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Case Study: Top of the Class

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A Foundation for Success

Isikkent has made a significant investment of time and money in coaching with the full support of leading school administrators, allocating 24 percent of the school’s professional development budget for coach training for teachers. Since the school implemented coaching in 2009, more than 40 teachers have voluntarily completed an ICF Accredited Coach Training Program. All of Isikkent’s teachers and support staff have completed several hours of coach-specific training in order to better understand and support the school’s coaching culture, and coach training is integrated into Isikkent’s new-teacher orientation. Faculty members are encouraged to apply their coaching skills to interactions with students, parents and colleagues. Isikkent’s coaching committee, established by coach-teachers in the school’s first graduating coach-training class, helped develop an infrastructure for the program. In addition to adapting the ICF Code of Ethics to form a cornerstone of the school’s culture, committee members revised commonly used coaching questions to suit different age groups. The coach-teachers collaborated with members of Isikkent’s information technology department to develop an electronic coaching log that they could use to document their coaching sessions while ensuring 100-percent confidentiality, and they also developed an initiative to market coaching to Isikkent students, teachers and parents, ensuring that it would be perceived as a positive—not remedial—intervention from the outset. As a result, when Isikkent’s corps of coach-teachers began providing services, they did so with the full buy-in of the school community.

Unlocking New Approaches

Coaching is available to anyone in the Isikkent community who wants it. The program is closely aligned with Isikkent’s guidance services, and with a parent’s permission, students may schedule sessions with coach-teachers. Topics covered during coaching engagements have included goal-setting, planning for the future, interpersonal communication and conflict resolution. The coach-teachers also coach Isikkent teachers and parents on a voluntary basis, and parents have the opportunity to learn coaching skills through school-provided Parent Effectiveness Training courses.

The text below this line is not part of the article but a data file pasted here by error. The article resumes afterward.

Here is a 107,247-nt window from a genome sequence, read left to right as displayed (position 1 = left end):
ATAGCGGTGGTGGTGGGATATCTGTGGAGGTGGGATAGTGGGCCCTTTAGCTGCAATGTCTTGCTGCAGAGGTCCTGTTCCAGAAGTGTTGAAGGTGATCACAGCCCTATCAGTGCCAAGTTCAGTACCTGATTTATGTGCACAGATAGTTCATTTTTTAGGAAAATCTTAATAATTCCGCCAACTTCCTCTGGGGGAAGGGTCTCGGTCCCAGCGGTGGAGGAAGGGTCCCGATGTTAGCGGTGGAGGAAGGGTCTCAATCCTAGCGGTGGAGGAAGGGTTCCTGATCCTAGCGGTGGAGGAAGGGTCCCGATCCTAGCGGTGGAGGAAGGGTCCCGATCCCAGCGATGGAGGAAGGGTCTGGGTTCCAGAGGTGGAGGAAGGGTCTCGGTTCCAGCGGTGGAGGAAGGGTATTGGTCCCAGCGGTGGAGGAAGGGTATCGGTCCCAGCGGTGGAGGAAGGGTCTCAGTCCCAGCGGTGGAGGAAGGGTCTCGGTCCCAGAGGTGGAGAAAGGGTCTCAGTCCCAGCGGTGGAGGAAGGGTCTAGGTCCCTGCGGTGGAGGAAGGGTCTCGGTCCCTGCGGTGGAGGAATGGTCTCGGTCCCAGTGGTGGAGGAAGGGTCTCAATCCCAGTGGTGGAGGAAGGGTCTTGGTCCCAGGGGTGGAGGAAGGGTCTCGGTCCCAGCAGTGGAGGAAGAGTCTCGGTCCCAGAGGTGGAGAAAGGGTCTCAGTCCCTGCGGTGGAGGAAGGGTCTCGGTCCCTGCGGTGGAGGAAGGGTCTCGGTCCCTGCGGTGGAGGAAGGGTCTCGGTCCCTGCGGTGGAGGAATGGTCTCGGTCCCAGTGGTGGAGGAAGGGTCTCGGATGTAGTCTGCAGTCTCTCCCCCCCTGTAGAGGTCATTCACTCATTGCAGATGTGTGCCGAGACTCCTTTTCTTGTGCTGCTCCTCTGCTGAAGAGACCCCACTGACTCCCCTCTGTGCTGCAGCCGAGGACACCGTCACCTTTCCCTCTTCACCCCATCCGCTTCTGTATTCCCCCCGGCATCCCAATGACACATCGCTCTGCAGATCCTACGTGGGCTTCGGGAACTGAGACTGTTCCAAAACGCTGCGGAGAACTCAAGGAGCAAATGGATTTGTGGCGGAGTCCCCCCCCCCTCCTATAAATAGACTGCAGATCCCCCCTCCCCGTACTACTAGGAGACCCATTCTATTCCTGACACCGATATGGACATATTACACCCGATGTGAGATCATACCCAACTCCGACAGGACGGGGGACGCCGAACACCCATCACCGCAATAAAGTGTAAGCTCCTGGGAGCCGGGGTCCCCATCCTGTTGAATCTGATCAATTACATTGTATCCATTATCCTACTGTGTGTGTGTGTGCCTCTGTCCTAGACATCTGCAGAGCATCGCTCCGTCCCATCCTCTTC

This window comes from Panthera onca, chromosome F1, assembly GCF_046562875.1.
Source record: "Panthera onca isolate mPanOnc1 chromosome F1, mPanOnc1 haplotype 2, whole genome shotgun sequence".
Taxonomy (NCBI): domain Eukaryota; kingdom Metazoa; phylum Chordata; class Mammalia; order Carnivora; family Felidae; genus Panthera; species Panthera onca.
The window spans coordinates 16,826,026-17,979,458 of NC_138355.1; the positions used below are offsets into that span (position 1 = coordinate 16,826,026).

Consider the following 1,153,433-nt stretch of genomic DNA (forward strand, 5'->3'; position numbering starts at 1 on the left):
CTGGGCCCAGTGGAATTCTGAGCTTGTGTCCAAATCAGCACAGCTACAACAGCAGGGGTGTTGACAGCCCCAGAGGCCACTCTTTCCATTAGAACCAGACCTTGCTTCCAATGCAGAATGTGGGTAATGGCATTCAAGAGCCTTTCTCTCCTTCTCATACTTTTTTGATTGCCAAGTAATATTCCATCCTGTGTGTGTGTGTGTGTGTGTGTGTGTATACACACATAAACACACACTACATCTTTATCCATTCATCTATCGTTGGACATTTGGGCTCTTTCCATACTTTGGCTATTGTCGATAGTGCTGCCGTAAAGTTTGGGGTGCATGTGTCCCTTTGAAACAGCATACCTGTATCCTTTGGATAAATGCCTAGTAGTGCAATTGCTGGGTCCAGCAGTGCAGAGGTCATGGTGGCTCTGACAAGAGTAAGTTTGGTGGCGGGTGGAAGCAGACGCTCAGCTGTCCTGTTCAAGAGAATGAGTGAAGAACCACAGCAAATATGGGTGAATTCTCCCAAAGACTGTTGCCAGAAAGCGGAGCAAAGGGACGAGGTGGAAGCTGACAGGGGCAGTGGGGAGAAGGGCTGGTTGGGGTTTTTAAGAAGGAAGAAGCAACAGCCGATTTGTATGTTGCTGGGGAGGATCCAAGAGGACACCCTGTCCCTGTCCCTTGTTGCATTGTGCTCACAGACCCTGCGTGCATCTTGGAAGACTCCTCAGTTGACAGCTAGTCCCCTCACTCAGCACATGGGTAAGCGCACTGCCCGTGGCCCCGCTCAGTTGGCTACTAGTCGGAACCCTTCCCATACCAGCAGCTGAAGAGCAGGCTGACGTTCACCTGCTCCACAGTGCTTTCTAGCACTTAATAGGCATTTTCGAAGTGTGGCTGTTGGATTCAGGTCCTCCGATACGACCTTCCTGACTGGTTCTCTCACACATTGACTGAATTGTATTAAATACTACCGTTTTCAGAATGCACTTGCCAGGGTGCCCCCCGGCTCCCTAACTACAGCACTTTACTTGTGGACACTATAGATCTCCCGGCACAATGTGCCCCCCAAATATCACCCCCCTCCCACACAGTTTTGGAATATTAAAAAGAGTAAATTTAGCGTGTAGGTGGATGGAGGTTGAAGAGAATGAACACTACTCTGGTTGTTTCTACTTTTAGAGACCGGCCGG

Isikkent’s coaching culture has brought the school closer to its goal of achieving International Baccalaureate accreditation by fostering traits aligned with the IB Learner Profile, such as curiosity, open-mindedness and compassion. A video released by Isikkent Schools shows these traits at work, as a group of young students work together—with coach-like support from their teacher—to find out why a conch shell makes a sound when held up to the ear. (Watch the video here.)

School leaders have found that coaching skills can even be applied to Isikkent’s youngest citizens, the three- and four-year-old students enrolled in the school’s Early Learning Center. During Isikkent’s Prism Award interview, school officials told the story of an ELC student who would wander out of the classroom without permission during the school day. Using skills acquired in coach-specific training, including powerful questioning, the teacher was able to find out the cause of this behavior (simply, the student said he’d forget that he needed to stay put), articulate her own feelings about the behavior (“When you leave the classroom and I can’t find you, I feel sad and scared”), and provide support for a student-driven solution (the student drew a picture of a door with a sad-looking teacher next to it and hung it by the classroom door as a reminder to himself).

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